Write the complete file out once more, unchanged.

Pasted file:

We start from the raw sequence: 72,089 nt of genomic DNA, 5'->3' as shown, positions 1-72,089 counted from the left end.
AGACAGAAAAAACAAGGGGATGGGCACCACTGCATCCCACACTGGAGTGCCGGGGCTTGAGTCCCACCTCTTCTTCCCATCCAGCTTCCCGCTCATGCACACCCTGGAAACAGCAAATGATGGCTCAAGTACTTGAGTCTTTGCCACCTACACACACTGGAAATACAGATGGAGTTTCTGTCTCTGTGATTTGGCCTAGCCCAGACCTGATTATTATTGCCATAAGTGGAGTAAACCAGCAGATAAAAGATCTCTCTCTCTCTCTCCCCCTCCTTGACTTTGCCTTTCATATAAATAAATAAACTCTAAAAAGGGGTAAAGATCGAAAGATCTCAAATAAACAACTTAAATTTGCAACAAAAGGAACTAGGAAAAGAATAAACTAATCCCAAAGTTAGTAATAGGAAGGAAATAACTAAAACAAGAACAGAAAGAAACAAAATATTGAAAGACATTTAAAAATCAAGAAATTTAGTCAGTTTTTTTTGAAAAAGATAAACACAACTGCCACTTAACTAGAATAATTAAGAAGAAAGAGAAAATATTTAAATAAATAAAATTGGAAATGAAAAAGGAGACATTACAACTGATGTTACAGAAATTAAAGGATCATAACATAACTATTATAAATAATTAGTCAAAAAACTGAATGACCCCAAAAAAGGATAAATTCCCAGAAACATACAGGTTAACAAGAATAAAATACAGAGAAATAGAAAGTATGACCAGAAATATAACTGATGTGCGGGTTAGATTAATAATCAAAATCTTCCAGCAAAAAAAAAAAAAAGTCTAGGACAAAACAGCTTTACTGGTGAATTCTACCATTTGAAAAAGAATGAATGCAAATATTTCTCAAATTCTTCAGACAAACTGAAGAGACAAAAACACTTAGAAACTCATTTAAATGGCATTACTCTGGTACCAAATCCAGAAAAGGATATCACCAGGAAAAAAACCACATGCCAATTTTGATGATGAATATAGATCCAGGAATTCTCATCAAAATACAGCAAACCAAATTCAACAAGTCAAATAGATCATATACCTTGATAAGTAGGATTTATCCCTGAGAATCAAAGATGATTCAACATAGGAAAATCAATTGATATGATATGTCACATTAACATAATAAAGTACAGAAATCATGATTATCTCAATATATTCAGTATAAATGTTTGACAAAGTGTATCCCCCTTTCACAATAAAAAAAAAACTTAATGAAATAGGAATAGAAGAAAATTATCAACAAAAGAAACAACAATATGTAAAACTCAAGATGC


We start from the raw sequence: 72,089 nt of genomic DNA, 5'->3' as shown, positions 1-72,089 counted from the left end.
AGACAGAAAAAACAAGGGGATGGGCACCACTGCATCCCACACTGGAGTGCCGGGGCTTGAGTCCCACCTCTTCTTCCCATCCAGCTTCCCGCTCATGCACACCCTGGAAACAGCAAATGATGGCTCAAGTACTTGAGTCTTTGCCACCTACACACACTGGAAATACAGATGGAGTTTCTGTCTCTGTGATTTGGCCTAGCCCAGACCTGATTATTATTGCCATAAGTGGAGTAAACCAGCAGATAAAAGATCTCTCTCTCTCTCTCCCCCTCCTTGACTTTGCCTTTCATATAAATAAATAAACTCTAAAAAGGGGTAAAGATCGAAAGATCTCAAATAAACAACTTAAATTTGCAACAAAAGGAACTAGGAAAAGAATAAACTAATCCCAAAGTTAGTAATAGGAAGGAAATAACTAAAACAAGAACAGAAAGAAACAAAATATTGAAAGACATTTAAAAATCAAGAAATTTAGTCAGTTTTTTTTGAAAAAGATAAACACAACTGCCACTTAACTAGAATAATTAAGAAGAAAGAGAAAATATTTAAATAAATAAAATTGGAAATGAAAAAGGAGACATTACAACTGATGTTACAGAAATTAAAGGATCATAACATAACTATTATAAATAATTAGTCAAAAAACTGAATGACCCCAAAAAAGGATAAATTCCCAGAAACATACAGGTTAACAAGAATAAAATACAGAGAAATAGAAAGTATGACCAGAAATATAACTGATGTGCGGGTTAGATTAATAATCAAAATCTTCCAGCAAAAAAAAAAAAAAGTCTAGGACAAAACAGCTTTACTGGTGAATTCTACCATTTGAAAAAGAATGAATGCAAATATTTCTCAAATTCTTCAGACAAACTGAAGAGACAAAAACACTTAGAAACTCATTTAAATGGCATTACTCTGGTACCAAATCCAGAAAAGGATATCACCAGGAAAAAAACCACATGCCAATTTTGATGATGAATATAGATCCAGGAATTCTCATCAAAATACAGCAAACCAAATTCAACAAGTCAAATAGATCATATACCTTGATAAGTAGGATTTATCCCTGAGAATCAAAGATGATTCAACATAGGAAAATCAATTGATATGATATGTCACATTAACATAATAAAGTACAGAAATCATGATTATCTCAATATATTCAGTATAAATGTTTGACAAAGTGTATCCCCCTTTCACAATAAAAAAAAAACTTAATGAAATAGGAATAGAAGAAAATTATCAACAAAAGAAACAACAATATGTAAAACTCAAGATGC